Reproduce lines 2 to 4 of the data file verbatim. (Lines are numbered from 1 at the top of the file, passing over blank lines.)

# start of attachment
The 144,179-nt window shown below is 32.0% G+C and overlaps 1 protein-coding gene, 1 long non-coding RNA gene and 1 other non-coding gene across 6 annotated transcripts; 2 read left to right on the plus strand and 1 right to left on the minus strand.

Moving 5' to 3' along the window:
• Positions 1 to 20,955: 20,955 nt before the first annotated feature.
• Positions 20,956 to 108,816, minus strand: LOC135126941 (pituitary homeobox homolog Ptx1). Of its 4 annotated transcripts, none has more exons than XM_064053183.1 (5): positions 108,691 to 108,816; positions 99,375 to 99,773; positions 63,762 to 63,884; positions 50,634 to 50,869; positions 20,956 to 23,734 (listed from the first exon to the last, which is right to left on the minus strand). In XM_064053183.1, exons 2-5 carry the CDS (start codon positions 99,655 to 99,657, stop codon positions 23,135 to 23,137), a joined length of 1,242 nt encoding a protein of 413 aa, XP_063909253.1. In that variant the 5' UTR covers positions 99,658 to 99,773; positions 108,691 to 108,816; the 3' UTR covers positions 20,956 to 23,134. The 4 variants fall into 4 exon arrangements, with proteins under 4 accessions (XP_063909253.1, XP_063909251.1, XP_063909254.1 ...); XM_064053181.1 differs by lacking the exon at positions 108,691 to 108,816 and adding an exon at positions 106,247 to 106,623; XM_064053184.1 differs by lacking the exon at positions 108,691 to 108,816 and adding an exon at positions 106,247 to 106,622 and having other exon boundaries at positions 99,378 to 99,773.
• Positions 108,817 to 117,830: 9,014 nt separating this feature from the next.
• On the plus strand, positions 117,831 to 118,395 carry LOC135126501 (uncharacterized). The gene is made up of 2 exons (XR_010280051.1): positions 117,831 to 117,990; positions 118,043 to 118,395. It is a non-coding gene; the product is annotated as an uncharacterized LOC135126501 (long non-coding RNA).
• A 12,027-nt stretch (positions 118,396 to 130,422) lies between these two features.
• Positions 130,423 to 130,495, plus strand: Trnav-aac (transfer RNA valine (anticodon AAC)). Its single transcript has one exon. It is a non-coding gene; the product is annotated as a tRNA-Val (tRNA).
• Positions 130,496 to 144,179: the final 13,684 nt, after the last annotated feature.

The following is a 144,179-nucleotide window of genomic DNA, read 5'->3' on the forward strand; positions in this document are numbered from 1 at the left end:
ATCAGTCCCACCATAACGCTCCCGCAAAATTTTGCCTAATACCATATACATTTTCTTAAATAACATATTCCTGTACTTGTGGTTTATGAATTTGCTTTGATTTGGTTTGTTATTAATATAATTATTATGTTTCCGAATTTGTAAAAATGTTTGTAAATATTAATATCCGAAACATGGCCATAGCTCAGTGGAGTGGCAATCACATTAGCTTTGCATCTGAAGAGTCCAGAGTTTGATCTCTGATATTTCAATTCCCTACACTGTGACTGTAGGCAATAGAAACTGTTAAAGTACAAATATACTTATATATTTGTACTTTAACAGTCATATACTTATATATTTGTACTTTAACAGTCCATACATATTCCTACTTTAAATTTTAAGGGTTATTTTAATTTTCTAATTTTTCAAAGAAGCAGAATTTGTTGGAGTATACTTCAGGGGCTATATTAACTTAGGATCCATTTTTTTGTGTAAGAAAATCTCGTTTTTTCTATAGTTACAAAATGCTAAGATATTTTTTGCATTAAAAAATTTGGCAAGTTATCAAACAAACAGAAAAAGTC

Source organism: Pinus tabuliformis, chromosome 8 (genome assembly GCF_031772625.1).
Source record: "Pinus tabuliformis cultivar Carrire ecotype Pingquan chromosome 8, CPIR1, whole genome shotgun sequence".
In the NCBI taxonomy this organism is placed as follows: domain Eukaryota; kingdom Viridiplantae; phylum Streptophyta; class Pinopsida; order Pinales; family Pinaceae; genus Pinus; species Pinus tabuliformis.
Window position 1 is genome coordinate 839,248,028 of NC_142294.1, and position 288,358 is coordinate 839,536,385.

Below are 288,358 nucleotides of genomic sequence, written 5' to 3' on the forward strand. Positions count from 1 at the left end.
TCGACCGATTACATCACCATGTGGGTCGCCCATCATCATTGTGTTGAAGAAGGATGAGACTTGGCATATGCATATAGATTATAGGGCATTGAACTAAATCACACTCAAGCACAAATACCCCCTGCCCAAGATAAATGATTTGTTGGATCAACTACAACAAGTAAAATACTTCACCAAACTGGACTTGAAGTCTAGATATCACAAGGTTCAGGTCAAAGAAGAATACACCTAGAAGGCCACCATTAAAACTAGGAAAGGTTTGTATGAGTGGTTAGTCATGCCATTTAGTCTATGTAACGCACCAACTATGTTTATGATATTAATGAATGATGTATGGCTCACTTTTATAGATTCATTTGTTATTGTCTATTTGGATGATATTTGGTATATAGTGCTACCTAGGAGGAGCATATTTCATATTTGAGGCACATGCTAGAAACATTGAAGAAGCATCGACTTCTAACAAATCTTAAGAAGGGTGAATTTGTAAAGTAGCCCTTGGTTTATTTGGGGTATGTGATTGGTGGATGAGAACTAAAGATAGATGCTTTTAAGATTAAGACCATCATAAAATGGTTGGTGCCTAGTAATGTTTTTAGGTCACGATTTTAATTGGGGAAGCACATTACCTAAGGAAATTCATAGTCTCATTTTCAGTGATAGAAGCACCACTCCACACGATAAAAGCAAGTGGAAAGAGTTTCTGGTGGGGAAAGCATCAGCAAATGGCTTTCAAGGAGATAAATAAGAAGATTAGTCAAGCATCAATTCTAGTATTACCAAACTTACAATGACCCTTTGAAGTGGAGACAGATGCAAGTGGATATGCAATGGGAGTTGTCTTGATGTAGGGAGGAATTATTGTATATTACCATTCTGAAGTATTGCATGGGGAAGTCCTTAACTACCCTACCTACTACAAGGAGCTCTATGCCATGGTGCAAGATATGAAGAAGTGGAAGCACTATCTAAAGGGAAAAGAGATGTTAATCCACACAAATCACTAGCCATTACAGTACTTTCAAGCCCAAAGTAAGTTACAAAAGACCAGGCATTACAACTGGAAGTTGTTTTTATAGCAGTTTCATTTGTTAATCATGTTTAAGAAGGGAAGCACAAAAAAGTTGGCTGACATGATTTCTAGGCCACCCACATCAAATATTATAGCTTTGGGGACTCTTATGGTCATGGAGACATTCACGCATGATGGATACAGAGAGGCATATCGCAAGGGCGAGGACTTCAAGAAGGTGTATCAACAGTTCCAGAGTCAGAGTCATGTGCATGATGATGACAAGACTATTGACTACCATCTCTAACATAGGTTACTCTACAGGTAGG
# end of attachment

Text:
Moving 5' to 3' along the window:
• Positions 1 to 20,955: 20,955 nt before the first annotated feature.
• Positions 20,956 to 108,816, minus strand: LOC135126941 (pituitary homeobox homolog Ptx1). Of its 4 annotated transcripts, none has more exons than XM_064053183.1 (5): positions 108,691 to 108,816; positions 99,375 to 99,773; positions 63,762 to 63,884; positions 50,634 to 50,869; positions 20,956 to 23,734 (listed from the first exon to the last, which is right to left on the minus strand). In XM_064053183.1, exons 2-5 carry the CDS (start codon positions 99,655 to 99,657, stop codon positions 23,135 to 23,137), a joined length of 1,242 nt encoding a protein of 413 aa, XP_063909253.1. In that variant the 5' UTR covers positions 99,658 to 99,773; positions 108,691 to 108,816; the 3' UTR covers positions 20,956 to 23,134. The 4 variants fall into 4 exon arrangements, with proteins under 4 accessions (XP_063909253.1, XP_063909251.1, XP_063909254.1 ...); XM_064053181.1 differs by lacking the exon at positions 108,691 to 108,816 and adding an exon at positions 106,247 to 106,623; XM_064053184.1 differs by lacking the exon at positions 108,691 to 108,816 and adding an exon at positions 106,247 to 106,622 and having other exon boundaries at positions 99,378 to 99,773.